The US State Department, still reeling from its own battle with the online activists of Wikileaks, is nevertheless offering cash grants for technology to circumvent internet censorship by the Chinese and Iranian governments.
The call for applications follows a high-profile speech by Secretary of State Hillary Clinton a year ago, in which she warned that "nations that censor the internet should understand that our government is committed to helping promote internet freedom".
With the State Department putting its money where her mouth is, grants of between $500,000 and $8m are on offer this year, from a total pot of $30m.
As well as counter-censorship technologies, officials are seeking projects that will develop "technologies, techniques, and training to enhance the security of mobile communications" for activists. In regions where advocacy groups and civil society are under threat, "digital saftey training" programmes will be backed, as will campaigns for internet law reform and a rapid response fund for groups under immediate government pressure because of their online activism.
"On their own, new technologies do not take sides in the struggle for freedom and progress, but the United States does," said Clinton last year.
"We stand for a single internet where all of humanity has equal access to knowledge and ideas. And we recognize that the world's information infrastructure will become what we and others make of it."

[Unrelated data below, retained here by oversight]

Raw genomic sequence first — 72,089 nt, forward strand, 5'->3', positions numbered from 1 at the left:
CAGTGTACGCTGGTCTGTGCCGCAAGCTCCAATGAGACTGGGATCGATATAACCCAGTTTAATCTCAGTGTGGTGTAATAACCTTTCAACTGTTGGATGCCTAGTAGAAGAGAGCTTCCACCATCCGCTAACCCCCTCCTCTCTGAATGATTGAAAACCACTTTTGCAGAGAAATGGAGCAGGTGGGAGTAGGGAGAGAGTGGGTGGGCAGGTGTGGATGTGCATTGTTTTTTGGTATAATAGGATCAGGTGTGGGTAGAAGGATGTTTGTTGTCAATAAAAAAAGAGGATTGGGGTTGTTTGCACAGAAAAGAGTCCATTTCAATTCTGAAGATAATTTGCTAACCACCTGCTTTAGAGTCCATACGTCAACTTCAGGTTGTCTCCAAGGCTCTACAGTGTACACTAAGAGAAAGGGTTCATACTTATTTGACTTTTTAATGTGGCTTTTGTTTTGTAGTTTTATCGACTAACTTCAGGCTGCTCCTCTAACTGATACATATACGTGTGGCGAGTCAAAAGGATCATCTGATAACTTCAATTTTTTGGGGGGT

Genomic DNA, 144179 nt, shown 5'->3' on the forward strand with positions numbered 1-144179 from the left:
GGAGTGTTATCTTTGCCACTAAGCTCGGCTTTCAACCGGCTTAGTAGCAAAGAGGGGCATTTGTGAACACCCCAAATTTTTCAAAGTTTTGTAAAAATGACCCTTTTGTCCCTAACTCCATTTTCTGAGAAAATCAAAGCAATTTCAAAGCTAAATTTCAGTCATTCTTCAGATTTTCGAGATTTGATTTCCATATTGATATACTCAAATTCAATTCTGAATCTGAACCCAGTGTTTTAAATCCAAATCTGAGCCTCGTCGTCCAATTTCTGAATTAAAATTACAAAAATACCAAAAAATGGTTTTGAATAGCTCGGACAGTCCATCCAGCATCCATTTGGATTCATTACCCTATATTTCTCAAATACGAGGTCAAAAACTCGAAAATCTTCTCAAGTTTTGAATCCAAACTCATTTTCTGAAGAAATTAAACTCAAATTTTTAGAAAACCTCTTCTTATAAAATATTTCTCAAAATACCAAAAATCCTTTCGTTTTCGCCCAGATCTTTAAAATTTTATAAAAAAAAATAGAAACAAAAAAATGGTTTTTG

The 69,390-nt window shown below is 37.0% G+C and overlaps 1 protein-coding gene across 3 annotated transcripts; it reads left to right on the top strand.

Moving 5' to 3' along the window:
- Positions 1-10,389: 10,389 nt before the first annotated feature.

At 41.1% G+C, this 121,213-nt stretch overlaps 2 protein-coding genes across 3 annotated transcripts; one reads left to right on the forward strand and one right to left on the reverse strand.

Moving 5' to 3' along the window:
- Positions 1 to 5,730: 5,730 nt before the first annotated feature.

In China for example, the internet is heavily censored against pro-democracy material and banned religious beliefs. Beijing demands powers of surveillance over internet infrastructure that Western firms, including Google, have found objectionable.
The US government's multi-million dollar offering this week to counter such measures is not entirely unprecedented. Clinton last year boasted that her department was already supporting internet freedom projects in 40 countries, and the Tor Project, probably the best-known online counter-surveillance technology, was originally funded by the US Office of Naval Research.
Wikileaks supporters have seized on the State Department's grant offering as evidence of hypocrisy. The US government reacted with fury when the site last year published frontline intelligence reports and diplomatic cables, which had been allegedly supplied by Bradley Manning, a low-level Army intelligence specialist.
Yet a criticism levelled at Wikileaks, including by former insiders, has highlighted its focus on releasing US government documents. The secrets of the more malign, undemocratic regimes targeted by the State Department's grants are ignored in favour of aggravating Washington with dumps of unsurprising - yet classified - material, it's charged.
Julian Assange, who has repeatedly complained that Wikileaks volunteers have been stopped and searched at US airports, would have far greater reason for concern had they been detained by Chinese, Russian or Iranian authorities, Wikileaks' critics point out.
In response, Assange has said in interviews that Russian and Chinese leaks will be published in future.
Full details of the State Department grant programme are here. ®